As oncologists, we encounter numerous patients on a daily basis and form emotional bonds with many of them, especially if they survive long enough and continue to see the same doctor for several years. This bond can grow so deep that we feel their pain, cry with them, and sometimes even realize that some of our patients are our soulmates.
According to Wikipedia, a soulmate is a person ideally suited to another as a close friend or romantic partner. However, to me, a soulmate is someone with whom you can share every thought and hardship, someone who is always there for you, and someone with whom you can understand each other’s feelings without speaking a word.
I want to share a story of a patient who became my friend and later, my soulmate. A few months ago, my senior doctor assigned me a patient as a test case and asked me to take a complete history, perform a physical exam, and make a tentative treatment plan.
When I entered the room, I was greeted by a middle-aged Pathan man who looked too comfortable to be a patient.
I introduced myself and learned that his name was Mr. F. He was 53 years old, worked at NAB (National Accountability Bureau), was single, and had never married. He lived in Islamabad and was very content with his life.
He was incredibly handsome with a mustache, a full head of hair, deep and intelligent eyes, and a smile that could light up a room. Despite knowing everything about him, he still referred to me with respect and address me as “aap,” “mohtarma,” or “madam.” Just looking at him made my heart melt.
We established a strong connection during our first meeting.
The real shock came when I read through all of his medical documents and discovered that Mr. F had been diagnosed with prostate cancer, a low-risk type that was limited only to his prostate. This was especially surprising as he was only 53 years old.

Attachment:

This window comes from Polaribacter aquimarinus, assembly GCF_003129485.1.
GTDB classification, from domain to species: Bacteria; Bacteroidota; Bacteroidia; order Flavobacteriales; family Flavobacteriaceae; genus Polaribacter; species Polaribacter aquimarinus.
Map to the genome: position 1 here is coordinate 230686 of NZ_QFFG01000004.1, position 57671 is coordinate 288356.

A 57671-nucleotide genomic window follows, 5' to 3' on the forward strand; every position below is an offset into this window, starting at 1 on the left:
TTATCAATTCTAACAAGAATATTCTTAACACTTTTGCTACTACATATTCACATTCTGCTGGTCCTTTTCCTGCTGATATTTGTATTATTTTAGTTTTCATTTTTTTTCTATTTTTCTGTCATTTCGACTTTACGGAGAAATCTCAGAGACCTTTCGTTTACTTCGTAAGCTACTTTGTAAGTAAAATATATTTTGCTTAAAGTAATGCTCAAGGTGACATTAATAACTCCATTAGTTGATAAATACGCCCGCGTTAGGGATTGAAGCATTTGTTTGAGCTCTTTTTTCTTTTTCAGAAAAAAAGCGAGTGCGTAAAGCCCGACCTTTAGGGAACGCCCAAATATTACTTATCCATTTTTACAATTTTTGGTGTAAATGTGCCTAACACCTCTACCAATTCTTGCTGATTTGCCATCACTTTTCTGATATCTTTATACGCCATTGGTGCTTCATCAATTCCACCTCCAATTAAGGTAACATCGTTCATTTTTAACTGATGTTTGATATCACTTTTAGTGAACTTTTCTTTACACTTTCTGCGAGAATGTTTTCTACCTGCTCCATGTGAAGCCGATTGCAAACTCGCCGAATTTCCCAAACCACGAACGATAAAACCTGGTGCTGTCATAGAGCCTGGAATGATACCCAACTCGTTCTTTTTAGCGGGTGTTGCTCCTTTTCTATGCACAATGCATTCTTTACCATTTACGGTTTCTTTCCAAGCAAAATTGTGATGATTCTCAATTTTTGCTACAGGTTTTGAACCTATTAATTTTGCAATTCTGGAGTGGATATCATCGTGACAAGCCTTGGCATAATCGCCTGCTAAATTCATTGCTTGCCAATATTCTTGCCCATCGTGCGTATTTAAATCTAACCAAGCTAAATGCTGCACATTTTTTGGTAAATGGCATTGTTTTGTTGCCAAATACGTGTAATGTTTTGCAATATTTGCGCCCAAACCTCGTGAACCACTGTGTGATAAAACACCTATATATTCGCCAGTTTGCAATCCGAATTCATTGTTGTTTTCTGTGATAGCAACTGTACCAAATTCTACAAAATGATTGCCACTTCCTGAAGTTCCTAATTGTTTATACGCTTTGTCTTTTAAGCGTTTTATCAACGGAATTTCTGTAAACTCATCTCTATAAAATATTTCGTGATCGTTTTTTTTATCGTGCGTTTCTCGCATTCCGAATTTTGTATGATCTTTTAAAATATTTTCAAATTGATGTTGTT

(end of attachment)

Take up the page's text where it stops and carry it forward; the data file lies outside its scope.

I was shocked to hear that someone without any family history of prostate cancer could be diagnosed with it, especially at the age of 53. His PSA level was 8, and he had been following it for three years before being diagnosed. But that’s fate.
I started treating him with hormonal therapy and radiation therapy; over time, he became a close friend of mine. We often had tea together in the hospital; he would even tell me about the best tea spots in Islamabad. Although he was shy, he never asked me out.
During one of his radiation follow-up appointments, I opened his medical records and asked him if it was true that he had been single all his life. He confirmed that it was true. I then asked him about the emergency contact listed on his face sheet, Mrs. F.
He blushed, and that was the most beautiful thing I have ever seen.
Then he told me about his story of unrequited love for a girl from a different sect within Islam. They could not marry due to sectarian differences, but she still cares for him even though she is now married to someone else.
He even criticized my sect for not allowing marriages outside of it, but I apologized on behalf of my community. I was too overwhelmed to tell him that my sister was actually married to a Sunni.
That day, I was extremely frustrated with God, but since then I pray for F’s health and happiness every day.
The saddest part of the story is that F declined the option of sperm banking, not because he could not afford it, but because he only wanted to have children with the love of his life.
F, you have truly broken my heart.
The author is an anonymous physician in Pakistan.